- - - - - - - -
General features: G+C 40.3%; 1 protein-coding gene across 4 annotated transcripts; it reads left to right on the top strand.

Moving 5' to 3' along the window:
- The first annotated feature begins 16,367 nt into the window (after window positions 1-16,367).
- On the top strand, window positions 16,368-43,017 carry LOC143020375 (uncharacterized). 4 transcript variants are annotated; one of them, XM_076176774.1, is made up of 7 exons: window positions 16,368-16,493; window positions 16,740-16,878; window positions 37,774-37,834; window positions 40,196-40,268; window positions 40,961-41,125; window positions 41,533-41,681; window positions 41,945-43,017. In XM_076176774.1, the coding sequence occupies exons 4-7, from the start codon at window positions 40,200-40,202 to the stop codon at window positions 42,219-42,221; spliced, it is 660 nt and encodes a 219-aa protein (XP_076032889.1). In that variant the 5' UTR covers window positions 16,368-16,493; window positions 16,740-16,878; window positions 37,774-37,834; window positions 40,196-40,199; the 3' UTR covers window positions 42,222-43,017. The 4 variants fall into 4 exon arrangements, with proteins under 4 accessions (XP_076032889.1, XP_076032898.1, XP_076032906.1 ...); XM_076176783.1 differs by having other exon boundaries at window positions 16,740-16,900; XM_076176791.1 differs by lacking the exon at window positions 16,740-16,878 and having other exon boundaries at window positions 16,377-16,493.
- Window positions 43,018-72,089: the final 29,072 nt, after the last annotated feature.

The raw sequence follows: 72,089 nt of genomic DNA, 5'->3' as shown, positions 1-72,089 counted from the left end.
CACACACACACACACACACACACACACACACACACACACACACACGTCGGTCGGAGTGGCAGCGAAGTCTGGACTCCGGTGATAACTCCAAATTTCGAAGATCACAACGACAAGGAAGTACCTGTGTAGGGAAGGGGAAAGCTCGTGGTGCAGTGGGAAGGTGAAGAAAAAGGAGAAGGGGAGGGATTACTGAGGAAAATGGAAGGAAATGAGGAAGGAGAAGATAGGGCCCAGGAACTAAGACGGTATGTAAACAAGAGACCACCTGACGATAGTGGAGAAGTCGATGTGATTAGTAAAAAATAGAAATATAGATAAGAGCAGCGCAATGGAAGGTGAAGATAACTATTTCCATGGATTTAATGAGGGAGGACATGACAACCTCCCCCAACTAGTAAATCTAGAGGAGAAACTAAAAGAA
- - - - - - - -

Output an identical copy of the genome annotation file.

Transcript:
General features: G+C 40.3%; 1 protein-coding gene across 4 annotated transcripts; it reads left to right on the top strand.

Moving 5' to 3' along the window:
- The first annotated feature begins 16,367 nt into the window (after window positions 1-16,367).
- On the top strand, window positions 16,368-43,017 carry LOC143020375 (uncharacterized). 4 transcript variants are annotated; one of them, XM_076176774.1, is made up of 7 exons: window positions 16,368-16,493; window positions 16,740-16,878; window positions 37,774-37,834; window positions 40,196-40,268; window positions 40,961-41,125; window positions 41,533-41,681; window positions 41,945-43,017. In XM_076176774.1, the coding sequence occupies exons 4-7, from the start codon at window positions 40,200-40,202 to the stop codon at window positions 42,219-42,221; spliced, it is 660 nt and encodes a 219-aa protein (XP_076032889.1). In that variant the 5' UTR covers window positions 16,368-16,493; window positions 16,740-16,878; window positions 37,774-37,834; window positions 40,196-40,199; the 3' UTR covers window positions 42,222-43,017. The 4 variants fall into 4 exon arrangements, with proteins under 4 accessions (XP_076032889.1, XP_076032898.1, XP_076032906.1 ...); XM_076176783.1 differs by having other exon boundaries at window positions 16,740-16,900; XM_076176791.1 differs by lacking the exon at window positions 16,740-16,878 and having other exon boundaries at window positions 16,377-16,493.
- Window positions 43,018-72,089: the final 29,072 nt, after the last annotated feature.

The raw sequence follows: 72,089 nt of genomic DNA, 5'->3' as shown, positions 1-72,089 counted from the left end.
CACACACACACACACACACACACACACACACACACACACACACACGTCGGTCGGAGTGGCAGCGAAGTCTGGACTCCGGTGATAACTCCAAATTTCGAAGATCACAACGACAAGGAAGTACCTGTGTAGGGAAGGGGAAAGCTCGTGGTGCAGTGGGAAGGTGAAGAAAAAGGAGAAGGGGAGGGATTACTGAGGAAAATGGAAGGAAATGAGGAAGGAGAAGATAGGGCCCAGGAACTAAGACGGTATGTAAACAAGAGACCACCTGACGATAGTGGAGAAGTCGATGTGATTAGTAAAAAATAGAAATATAGATAAGAGCAGCGCAATGGAAGGTGAAGATAACTATTTCCATGGATTTAATGAGGGAGGACATGACAACCTCCCCCAACTAGTAAATCTAGAGGAGAAACTAAAAGAA